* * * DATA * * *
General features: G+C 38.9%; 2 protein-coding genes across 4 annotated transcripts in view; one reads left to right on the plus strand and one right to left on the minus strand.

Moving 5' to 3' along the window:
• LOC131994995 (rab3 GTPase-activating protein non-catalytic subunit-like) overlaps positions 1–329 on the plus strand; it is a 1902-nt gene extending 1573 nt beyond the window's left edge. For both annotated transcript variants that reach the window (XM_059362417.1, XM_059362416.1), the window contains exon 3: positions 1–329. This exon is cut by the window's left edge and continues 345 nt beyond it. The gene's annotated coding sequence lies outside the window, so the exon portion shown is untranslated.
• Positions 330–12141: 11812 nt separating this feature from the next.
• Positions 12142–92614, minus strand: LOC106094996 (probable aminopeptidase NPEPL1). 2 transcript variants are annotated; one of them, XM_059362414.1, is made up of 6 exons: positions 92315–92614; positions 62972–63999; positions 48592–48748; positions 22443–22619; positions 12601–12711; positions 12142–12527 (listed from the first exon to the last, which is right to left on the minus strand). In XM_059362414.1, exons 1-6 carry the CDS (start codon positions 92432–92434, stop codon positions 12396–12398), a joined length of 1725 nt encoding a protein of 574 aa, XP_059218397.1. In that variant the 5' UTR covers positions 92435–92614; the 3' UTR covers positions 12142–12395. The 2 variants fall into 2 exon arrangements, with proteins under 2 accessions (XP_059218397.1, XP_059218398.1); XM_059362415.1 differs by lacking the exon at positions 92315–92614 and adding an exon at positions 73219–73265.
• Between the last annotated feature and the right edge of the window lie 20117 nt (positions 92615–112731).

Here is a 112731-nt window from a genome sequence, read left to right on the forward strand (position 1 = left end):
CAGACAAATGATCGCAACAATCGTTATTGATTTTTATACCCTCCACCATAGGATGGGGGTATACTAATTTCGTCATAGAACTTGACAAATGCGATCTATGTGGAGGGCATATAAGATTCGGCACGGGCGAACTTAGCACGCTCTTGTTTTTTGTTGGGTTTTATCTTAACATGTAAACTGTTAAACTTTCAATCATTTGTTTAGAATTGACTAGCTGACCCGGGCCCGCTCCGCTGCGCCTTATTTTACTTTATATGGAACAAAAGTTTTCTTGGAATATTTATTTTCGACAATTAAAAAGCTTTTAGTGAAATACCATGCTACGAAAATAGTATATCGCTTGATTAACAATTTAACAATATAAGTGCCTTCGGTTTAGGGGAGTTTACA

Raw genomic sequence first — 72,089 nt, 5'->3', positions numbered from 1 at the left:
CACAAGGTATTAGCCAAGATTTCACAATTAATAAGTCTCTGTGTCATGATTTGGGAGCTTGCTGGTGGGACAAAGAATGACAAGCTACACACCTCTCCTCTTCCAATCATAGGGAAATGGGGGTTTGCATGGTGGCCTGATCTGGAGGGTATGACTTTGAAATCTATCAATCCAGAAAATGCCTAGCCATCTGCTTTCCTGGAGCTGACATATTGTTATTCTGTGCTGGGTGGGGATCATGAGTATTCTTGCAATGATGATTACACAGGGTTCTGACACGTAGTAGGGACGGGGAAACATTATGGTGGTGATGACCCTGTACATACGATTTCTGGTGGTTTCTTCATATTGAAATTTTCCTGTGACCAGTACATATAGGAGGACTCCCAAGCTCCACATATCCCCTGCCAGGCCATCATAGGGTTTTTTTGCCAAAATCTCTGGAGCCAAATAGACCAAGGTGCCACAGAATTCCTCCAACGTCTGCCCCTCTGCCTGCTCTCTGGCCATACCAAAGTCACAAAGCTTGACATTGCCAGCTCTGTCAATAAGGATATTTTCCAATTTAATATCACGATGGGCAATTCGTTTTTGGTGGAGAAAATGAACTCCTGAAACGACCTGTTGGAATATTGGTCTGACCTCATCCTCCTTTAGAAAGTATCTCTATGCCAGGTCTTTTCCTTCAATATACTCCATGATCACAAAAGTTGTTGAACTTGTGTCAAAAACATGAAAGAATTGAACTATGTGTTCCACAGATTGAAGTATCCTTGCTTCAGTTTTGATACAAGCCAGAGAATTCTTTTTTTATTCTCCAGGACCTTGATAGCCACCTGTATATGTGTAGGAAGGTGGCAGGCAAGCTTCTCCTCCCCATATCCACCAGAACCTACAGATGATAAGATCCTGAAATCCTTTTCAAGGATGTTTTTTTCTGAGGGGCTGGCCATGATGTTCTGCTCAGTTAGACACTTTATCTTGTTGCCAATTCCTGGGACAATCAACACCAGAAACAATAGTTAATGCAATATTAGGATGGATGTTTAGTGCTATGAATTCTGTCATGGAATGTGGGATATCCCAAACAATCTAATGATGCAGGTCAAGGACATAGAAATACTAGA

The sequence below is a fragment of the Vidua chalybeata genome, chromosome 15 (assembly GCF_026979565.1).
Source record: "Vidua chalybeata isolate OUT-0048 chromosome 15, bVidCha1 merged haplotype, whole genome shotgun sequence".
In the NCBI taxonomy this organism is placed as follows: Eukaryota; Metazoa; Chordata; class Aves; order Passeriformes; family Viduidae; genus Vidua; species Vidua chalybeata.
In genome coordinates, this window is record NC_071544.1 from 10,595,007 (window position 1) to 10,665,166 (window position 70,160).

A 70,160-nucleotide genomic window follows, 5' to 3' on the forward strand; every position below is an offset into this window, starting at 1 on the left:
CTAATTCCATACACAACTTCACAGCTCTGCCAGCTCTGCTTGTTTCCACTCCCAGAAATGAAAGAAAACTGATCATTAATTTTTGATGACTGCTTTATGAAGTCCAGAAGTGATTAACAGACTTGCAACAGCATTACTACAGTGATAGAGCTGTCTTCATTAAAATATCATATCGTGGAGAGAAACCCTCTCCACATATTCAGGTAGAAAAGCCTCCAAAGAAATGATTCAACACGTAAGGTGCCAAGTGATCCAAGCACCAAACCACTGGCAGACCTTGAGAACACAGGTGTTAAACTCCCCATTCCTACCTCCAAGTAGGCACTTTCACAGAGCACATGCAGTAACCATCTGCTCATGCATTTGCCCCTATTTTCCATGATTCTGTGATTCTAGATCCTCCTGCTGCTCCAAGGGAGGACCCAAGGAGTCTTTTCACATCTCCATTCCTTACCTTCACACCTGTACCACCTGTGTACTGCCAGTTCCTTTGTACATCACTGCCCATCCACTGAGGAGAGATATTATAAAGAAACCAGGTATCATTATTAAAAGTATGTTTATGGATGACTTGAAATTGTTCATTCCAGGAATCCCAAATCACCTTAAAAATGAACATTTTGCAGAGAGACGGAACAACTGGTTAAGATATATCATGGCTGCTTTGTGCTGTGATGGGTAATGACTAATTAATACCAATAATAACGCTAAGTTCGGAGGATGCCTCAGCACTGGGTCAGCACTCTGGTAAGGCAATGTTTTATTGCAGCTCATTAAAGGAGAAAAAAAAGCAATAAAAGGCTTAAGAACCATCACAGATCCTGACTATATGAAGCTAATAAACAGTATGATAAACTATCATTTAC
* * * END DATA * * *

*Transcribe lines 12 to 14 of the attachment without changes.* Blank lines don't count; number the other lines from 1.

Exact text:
Source record: "Vidua chalybeata isolate OUT-0048 chromosome 15, bVidCha1 merged haplotype, whole genome shotgun sequence".
In the NCBI taxonomy this organism is placed as follows: Eukaryota; Metazoa; Chordata; class Aves; order Passeriformes; family Viduidae; genus Vidua; species Vidua chalybeata.
In genome coordinates, this window is record NC_071544.1 from 10,595,007 (window position 1) to 10,665,166 (window position 70,160).